Johnny Depp and Honey Boo Boo are the stars of a new movie scheduled to hit theaters this fall. Searching Transylvania to Find Eddie Guest is a rambling adventure in which Johnny Depp plays American folklore legend Daniel Boone and Honey Boo Boo plays Native American explorer Pocahontas.
The movie script was taken from a self-published novel on smishsmash which has only recorded sales of $14.25 during the last five years.
"I was originally cast as Pocahontas and Honey Boo Boo was cast as Daniel Boone," Depp said. "But there was so much furor generated from me playing Tonto in The Lone Ranger that I told Steven Spielberg that I'd take the part only if our roles were switched."
"I've been a secret fan of Here Comes Honey Boo Boo for a little while. I must say, she's a very interesting little girl and she played the part of Pocahontas well. But her thick Georgia accent and Appalachian-clichéd vernacular required subtitles to be used for her dialogue throughout the movie. Usually such subtitling is reserved for foreign films," Depp said.
In the film, Daniel Boone and Pocahontas are on a canoeing adventure up and down the Danube River in Romania. They are on a mission to free Edgar Albert Guest, "The People's Poet," after he's taken hostage by Vlad the Impaler, the original Count Dracula. They encounter a plethora of werewolves, vampires, zombies, along with cowboys and Indians.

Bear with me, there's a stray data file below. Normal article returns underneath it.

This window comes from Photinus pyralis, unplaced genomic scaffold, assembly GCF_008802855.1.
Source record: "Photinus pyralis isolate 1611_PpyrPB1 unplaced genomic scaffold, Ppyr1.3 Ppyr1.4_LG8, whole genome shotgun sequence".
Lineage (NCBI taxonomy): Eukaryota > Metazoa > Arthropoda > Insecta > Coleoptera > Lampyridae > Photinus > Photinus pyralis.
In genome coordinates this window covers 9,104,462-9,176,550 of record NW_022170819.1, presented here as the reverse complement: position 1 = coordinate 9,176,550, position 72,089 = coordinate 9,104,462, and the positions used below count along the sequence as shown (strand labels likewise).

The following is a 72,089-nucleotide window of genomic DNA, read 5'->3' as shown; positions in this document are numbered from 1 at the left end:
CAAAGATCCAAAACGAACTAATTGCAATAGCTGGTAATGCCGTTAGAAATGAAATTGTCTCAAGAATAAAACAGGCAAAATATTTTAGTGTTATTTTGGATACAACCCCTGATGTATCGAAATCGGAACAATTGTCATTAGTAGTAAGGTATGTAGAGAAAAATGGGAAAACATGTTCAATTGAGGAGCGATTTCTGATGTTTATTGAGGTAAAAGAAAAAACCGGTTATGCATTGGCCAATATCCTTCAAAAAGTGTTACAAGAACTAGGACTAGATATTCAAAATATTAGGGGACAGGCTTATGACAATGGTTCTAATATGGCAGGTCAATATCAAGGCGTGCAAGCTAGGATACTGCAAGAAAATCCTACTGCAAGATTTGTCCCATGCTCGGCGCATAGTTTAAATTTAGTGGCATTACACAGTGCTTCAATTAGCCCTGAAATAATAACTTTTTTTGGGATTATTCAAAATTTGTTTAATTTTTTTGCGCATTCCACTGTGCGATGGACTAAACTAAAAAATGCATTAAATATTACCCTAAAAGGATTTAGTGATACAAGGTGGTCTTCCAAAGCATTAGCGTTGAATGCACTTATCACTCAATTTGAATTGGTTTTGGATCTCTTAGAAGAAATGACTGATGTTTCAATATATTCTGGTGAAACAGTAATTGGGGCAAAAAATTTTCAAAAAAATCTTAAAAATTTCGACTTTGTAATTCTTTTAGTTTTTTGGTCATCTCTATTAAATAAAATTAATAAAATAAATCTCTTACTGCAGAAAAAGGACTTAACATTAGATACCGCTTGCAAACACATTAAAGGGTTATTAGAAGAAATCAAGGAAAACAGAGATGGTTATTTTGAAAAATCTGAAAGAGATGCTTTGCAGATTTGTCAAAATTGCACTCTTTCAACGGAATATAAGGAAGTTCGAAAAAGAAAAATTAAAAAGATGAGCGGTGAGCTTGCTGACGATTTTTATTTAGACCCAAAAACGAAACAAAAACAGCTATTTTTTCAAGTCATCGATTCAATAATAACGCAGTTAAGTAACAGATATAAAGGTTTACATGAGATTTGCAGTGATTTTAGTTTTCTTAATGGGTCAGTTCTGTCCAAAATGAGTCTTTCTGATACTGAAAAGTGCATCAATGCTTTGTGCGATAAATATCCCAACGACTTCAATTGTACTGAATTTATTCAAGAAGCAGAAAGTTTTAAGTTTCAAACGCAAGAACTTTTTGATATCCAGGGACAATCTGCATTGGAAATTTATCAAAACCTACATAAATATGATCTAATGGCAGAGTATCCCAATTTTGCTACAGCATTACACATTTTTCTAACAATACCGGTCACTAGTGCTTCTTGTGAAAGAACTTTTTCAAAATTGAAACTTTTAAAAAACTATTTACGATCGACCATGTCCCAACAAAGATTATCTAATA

Even today, the original Dracula, Vlad the Impaler, is beloved and renowned by his countrymen for keeping his nation free of outside conquerors during the mid-15th Century. But he was a diabolical and savage torturer.
A star-studded cast of Hollywood A-Listers join Depp and Boo Boo. Other leading roles include Samuel L. Jackson as Eddie Guest while Billy Bob Thornton is cast as Vlad the Impaler.
Martial Arts Extraordinaire Jackie Chan has a minor role in the film, playing George Washington; while Jennifer Aniston plays Barbara Bush. Chan and Aniston share a poignant scene in which they do the fox trot in Dracula's castle. George Washington was known in his time as a great dancer and Barbara Bush was one of the most beloved of First Ladies. This scene is sure to bring a tear to the eyes of the romantically sensitive. Patriotic moviegoers will get a thrill watching this dance scene.
"Dancing with the Stars is so popular that Spielberg decided to throw this in; although it isn't part of the novel, it's a very moving scene. Chan was chosen because of his agility. If he can do those complex martial arts forms, a fox trot certainly turned out to be a breeze for him," Depp said.
Other Hollywood notables include Jon Lovitz, who plays famed whodunit master Agatha Christie; Sharon Osbourne, who plays British philosopher/novelist Iris Murdoch; Jim Carrey, cast as poet Langston Hughes; Lady Gaga, playing Pulitzer Prize winning writer Toni Morrison; Dan Aykroyd and Chevy Chase, cast as the Wright brothers; Brad Pitt, who plays Kurt Vonnegut, Jr.; Edie Falco, who plays Tennessee Williams; Morgan Freeman, playing Geoffrey Chaucer; David Spade, cast as William Shakespeare; and Oprah Winfrey plays herself.